The directive on ‘Promoting Open Science’ was issued by Deputy Interior Secretary David Bernhardt, pictured above at the Bureau of Land Management’s Rio Grande Gorge Visitor Center in New Mexico. Courtesy/DOI
In a directive titled “Promoting Open Science” released late last month, the Department of the Interior outlined steps it plans to take to increase the transparency of its decision-making.
Those steps include requiring the department’s offices to make the data from scientific studies they use to develop regulations publicly available, with certain exceptions for sensitive information.
The move follows in the footsteps of the Environmental Protection Agency, which advanced a similar requirement through a proposed rule issued by Administrator Scott Pruitt shortly before he resigned in July. After receiving thousands of public comments during an extended input period that closed in August, the proposal now awaits final action by Acting EPA Administrator Andrew Wheeler.
Proponents of the new policies argue the agencies’ current decision-making procedures allow them to rely on opaque studies to support preordained conclusions. Critics assert the professed concern over transparency is insincere and that the policies are actually designed to hobble agencies’ ability to justify and enact regulations.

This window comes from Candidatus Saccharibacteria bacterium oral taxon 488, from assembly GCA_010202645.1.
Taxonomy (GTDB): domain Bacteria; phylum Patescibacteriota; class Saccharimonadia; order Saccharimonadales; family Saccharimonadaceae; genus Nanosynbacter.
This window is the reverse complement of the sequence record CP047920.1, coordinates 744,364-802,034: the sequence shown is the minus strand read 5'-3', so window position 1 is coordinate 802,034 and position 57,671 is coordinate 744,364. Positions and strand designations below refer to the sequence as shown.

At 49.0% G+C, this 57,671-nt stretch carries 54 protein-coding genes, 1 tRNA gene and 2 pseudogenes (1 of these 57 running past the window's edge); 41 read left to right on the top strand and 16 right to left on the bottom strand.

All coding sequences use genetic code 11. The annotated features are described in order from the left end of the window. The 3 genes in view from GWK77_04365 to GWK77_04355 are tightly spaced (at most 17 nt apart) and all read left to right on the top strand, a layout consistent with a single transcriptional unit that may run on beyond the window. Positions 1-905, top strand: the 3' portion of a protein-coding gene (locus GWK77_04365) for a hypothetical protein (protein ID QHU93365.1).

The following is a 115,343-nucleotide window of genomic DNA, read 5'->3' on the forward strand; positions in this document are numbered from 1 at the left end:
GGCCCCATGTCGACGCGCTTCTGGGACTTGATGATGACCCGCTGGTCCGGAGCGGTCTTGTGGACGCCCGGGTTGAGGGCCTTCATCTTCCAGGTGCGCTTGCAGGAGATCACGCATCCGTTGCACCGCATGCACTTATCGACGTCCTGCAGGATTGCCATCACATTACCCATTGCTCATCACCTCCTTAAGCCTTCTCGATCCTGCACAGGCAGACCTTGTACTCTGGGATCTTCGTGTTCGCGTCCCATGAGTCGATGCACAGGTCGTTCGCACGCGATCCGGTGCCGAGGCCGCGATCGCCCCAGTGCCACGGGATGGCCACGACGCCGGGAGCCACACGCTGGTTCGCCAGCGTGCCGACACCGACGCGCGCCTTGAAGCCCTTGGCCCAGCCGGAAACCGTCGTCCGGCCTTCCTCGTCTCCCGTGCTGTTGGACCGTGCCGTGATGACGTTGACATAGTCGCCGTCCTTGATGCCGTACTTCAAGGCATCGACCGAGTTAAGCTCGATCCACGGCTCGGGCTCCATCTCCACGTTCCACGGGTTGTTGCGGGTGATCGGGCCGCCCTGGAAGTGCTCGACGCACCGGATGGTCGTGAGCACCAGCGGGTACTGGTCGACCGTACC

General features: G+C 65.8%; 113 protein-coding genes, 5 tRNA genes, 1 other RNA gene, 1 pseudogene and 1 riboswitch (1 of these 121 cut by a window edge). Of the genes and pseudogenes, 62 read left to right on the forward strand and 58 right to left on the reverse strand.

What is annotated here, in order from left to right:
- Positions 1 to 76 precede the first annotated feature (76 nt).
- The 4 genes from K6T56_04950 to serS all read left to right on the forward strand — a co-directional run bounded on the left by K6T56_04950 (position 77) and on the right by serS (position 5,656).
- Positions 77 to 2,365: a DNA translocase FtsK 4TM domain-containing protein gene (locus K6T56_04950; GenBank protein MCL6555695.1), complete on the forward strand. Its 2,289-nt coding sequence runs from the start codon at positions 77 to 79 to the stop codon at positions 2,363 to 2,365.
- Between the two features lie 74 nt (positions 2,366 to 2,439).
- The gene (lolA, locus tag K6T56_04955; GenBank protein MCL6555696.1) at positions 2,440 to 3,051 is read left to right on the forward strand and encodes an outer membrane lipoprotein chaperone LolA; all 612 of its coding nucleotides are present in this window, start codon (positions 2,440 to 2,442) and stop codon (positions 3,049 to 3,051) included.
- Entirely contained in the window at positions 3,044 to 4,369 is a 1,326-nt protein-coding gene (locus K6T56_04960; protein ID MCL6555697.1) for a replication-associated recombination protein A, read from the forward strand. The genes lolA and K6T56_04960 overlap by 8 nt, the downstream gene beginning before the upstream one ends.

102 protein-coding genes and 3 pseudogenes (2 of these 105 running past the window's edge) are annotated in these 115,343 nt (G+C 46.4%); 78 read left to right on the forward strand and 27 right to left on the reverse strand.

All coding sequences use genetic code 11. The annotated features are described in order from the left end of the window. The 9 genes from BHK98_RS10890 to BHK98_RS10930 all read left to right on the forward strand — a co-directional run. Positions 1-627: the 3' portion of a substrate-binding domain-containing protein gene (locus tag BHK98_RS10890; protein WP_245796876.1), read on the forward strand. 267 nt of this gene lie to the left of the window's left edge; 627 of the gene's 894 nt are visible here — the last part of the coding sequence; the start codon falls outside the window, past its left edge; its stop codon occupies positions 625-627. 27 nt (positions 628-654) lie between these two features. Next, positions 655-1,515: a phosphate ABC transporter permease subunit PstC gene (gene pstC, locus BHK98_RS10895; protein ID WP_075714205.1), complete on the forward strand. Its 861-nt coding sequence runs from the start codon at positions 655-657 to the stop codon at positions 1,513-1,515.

DOI says directive will prevent it from ‘cherry picking science’
The stated purpose of the DOI directive is to ensure the department makes decisions based on the “best available science” and provides the public with sufficient information to “substantively evaluate the data, methodology, and analysis” it uses. DOI has regulatory authority over a number of land and wildlife conservation matters, such as enforcement of the Endangered Species Act.
Describing the motivation for the directive, a DOI spokesperson stated,
“This order came about in response to perennial concerns that the department has not been providing sufficient information to the public to explain how and why it reaches certain conclusions, or that it is cherry picking science to support pre-determined outcomes.”
The policy directs all offices within DOI to “utilize and prioritize publicly available, reproducible, peer-reviewed science to the extent possible.” The offices also must justify any instances in which decisions rely on scientific findings that “are not supported by publicly available raw data, analysis, or methodology, have not been peer reviewed, or are not readily reproducible.”